How to protect your customers' data, 3 tips

Privacy-sensitive information, you already have to deal with it when you send a price quotation or newsletter. Or when you keep appointments and record customer contact details. According to the privacy law General Data Protection Regulation (AVG), you are obliged to protect this data properly. But the law says nothing about how to do so. With these three tips, you can get started.

"Businesses store all kinds of data, but don't always know what information they need for what," observes Berco Beute, manager director-owner of Stekz. He helps businesses design software systems and digitally process customer data. Nicolle Goessen, financial controller at AKR Performance, recognises Beute's point. For her webshop in car parts, she critically chooses which customer data to collect and store. For instance, the webshop does not require customers to create an account. "With an account you have personal customer data such as passwords, you have to protect them well," she says.

3 tips

1. Only ask for the data you really need

What is the minimum you need to help your customers? "If you don't need a date of birth, don't ask for it so you don't have to store it either. Only ask for the data you really need. What you don't have, you don't need to protect."

Ask only for the data you really need. What you don't have, you don't need to protect.

2. Do not keep data longer than necessary

Goessen explains that they tell their customers on the site how they handle data. To do so, they use the privacy statement of Webshop Keurmerk, the trust mark to which they are affiliated. "This states that we do not keep data longer than necessary. For example, we immediately delete the data of a newsletter subscriber who unsubscribes. And if a customer asks a question or makes a comment on our contact form, we keep the data until we are sure the customer is satisfied. We then add six months to that that we find convenient. That way, we can easily get the information out in case of follow-up questions and train our customer service. After six months, we delete the data."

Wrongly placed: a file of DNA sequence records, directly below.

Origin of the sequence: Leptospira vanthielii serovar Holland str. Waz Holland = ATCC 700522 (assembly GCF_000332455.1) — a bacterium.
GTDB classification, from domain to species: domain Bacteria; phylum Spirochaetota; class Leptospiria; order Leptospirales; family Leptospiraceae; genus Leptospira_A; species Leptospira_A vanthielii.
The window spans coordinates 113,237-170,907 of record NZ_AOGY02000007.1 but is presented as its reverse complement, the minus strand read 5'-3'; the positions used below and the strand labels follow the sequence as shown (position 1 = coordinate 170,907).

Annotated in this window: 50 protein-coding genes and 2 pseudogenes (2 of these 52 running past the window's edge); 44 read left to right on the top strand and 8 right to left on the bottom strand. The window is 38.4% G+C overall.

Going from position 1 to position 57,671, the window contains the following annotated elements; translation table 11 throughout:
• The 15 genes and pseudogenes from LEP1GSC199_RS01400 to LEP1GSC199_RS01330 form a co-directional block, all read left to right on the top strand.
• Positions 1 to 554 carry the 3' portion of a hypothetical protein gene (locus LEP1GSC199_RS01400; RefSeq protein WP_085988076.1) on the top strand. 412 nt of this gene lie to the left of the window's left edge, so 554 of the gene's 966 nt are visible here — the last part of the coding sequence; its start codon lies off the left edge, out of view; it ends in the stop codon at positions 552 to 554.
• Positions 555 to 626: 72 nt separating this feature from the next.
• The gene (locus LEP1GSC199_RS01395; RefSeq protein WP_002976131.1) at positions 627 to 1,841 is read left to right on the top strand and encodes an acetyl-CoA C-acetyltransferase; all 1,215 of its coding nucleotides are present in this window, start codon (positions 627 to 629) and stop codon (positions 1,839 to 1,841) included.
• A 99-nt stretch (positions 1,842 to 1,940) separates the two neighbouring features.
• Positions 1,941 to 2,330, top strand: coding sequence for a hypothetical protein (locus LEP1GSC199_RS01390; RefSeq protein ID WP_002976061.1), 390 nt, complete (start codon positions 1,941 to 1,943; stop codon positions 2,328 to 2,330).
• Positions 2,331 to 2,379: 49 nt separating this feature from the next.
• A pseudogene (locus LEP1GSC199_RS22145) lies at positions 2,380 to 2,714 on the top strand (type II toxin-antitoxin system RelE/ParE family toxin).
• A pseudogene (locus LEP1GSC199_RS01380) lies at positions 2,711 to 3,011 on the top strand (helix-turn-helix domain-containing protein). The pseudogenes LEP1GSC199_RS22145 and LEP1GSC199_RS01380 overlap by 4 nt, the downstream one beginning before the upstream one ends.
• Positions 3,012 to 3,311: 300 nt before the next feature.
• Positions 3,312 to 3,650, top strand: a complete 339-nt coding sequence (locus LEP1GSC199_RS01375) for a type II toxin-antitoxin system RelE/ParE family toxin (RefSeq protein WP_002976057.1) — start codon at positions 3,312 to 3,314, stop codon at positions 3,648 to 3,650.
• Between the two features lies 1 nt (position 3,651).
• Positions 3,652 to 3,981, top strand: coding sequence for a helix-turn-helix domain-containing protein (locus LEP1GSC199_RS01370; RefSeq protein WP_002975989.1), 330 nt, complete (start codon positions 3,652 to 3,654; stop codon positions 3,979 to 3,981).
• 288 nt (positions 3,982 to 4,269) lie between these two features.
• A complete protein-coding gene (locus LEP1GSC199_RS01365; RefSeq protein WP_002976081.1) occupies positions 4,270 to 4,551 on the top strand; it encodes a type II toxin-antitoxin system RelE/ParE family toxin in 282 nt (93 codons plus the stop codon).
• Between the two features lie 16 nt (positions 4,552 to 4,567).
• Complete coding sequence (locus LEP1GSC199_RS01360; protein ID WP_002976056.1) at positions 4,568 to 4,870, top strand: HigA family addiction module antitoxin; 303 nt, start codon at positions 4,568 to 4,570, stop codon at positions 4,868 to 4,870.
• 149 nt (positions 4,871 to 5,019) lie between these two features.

Some data you are required to keep for longer. As soon as a customer orders and pays for an item from you, you have to keep this customer and financial information for 7 years for the Netherlands Tax Administration. Goessen explains how her business deals with this. "Customers who have created an account but want to delete it should contact us. Then we will remove their account and associated customer data." This is how they keep the storage of customer data as small as possible. "Only what is necessary or mandatory, such as financial data, we keep."

3. Store your data offline

"When thinking about your security, it's not just about limiting your data," Beute believes. "Keep your security system as simple as possible. Not everything has to be available online all the time." Data you no longer need but still have to keep for the Netherlands Tax Administration can also be stored digitally offline. "Always ask yourself: what is safer, what risk am I running per option?"

According to Beute, the growing awareness among customers about digital vulnerability is an important trend that entrepreneurs need to take into account. "Leaking sensitive data can be 'killing' your reputation and the future of your business. People are rightly reluctant to share personal information with your business."

Find out more?

Find out in this animation what different customer data is, and when and how you are allowed to use it under GDPR rules.

Video: GDPR: privacy and personal details

Also read the frequently asked questions about the GDPR and learn more about protecting personal data.